In all runs, the treated film had lower image optical density than the untreated film. This difference is due principally to residual toner powder which was transferred from the original to the thermally imageable film.
Untreated thermally imageable film, i.e., film not having a release coating, should remove more toner from an original, i.e., a plan paper copy bearing removable toner powder, than should a thermally imageable film treated with the release coating of the present invention. The toner which adheres to the untreated film will block light and thereby raise the transmission optical density readings. Untreated imageable film nd treated imageable film should give the same optical density readings when the image is prepared from a printed original, i.e., an original having no removable toner, assuming that the films are selected from the same lot. This was indeed true. When untreated polyester film having no image receiving layer was used, only the base optical density of the film was observed. When a plain paper copy original having removable toner was used to produce a transparency with untreated polyester film having no image receiving layer, an image resulting from removed toner was observed and measured.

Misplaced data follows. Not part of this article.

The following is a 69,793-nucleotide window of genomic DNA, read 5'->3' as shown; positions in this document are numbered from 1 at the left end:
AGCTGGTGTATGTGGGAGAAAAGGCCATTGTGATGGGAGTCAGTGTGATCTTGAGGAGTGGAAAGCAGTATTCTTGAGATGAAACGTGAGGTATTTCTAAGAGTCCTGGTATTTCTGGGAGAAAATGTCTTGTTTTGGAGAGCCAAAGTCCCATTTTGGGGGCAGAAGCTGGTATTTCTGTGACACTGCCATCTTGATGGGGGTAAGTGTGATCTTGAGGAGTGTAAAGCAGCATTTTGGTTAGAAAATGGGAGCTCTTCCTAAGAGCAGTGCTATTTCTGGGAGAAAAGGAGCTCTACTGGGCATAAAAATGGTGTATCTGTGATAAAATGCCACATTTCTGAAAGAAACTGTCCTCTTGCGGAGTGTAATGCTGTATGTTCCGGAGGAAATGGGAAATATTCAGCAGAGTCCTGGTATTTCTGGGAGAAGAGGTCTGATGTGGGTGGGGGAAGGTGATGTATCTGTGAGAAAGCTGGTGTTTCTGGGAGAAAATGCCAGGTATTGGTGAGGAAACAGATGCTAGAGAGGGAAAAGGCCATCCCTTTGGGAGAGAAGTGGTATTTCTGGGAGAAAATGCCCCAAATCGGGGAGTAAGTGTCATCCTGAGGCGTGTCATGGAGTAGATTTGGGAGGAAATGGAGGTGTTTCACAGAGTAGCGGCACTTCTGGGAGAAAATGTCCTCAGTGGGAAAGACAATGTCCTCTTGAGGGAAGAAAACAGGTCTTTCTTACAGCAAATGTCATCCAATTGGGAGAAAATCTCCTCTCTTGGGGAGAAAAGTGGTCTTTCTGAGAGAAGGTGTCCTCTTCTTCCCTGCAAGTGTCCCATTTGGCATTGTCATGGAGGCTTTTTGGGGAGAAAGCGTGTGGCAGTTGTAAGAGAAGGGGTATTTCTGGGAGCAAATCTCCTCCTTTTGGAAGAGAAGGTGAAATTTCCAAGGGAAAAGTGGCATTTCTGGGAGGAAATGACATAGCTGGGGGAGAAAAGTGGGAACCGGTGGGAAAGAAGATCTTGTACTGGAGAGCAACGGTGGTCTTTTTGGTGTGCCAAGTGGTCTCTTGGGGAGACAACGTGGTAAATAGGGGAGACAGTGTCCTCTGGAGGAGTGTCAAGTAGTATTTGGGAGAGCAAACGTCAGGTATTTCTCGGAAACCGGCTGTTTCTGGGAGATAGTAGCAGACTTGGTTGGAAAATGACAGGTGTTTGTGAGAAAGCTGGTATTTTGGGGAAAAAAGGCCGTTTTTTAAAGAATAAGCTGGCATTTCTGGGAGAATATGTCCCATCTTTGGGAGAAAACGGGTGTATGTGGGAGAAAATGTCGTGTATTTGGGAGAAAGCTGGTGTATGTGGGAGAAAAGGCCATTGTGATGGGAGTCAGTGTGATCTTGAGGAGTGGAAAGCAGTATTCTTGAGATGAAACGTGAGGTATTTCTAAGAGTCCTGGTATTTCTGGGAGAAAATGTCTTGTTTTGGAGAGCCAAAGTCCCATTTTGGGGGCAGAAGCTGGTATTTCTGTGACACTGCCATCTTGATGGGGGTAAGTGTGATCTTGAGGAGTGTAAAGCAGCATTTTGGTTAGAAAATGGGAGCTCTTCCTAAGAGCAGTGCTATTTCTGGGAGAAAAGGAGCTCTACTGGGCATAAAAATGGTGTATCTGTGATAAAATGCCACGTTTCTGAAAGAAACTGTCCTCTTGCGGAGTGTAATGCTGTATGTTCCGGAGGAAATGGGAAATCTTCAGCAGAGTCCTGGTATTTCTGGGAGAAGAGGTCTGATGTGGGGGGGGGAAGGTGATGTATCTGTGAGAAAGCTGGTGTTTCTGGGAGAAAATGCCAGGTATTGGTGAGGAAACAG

A transparency prepared from a toned original and a thermally imageable film treated with an effective toner release coating should exhibit a lower optical density reading than a transparency prepared from a toned original and an untreated thermally imageable film from the same lot, solely due to the absence of adhering over material on the treated film. This was shown to be true.
Various modifications and alterations of this invention will become apparent to those skilled in the art without departing from the scope and spirit of this invention, and it should be understood that his invention is not to be unduly limited to the illustrative embodiments set forth herein.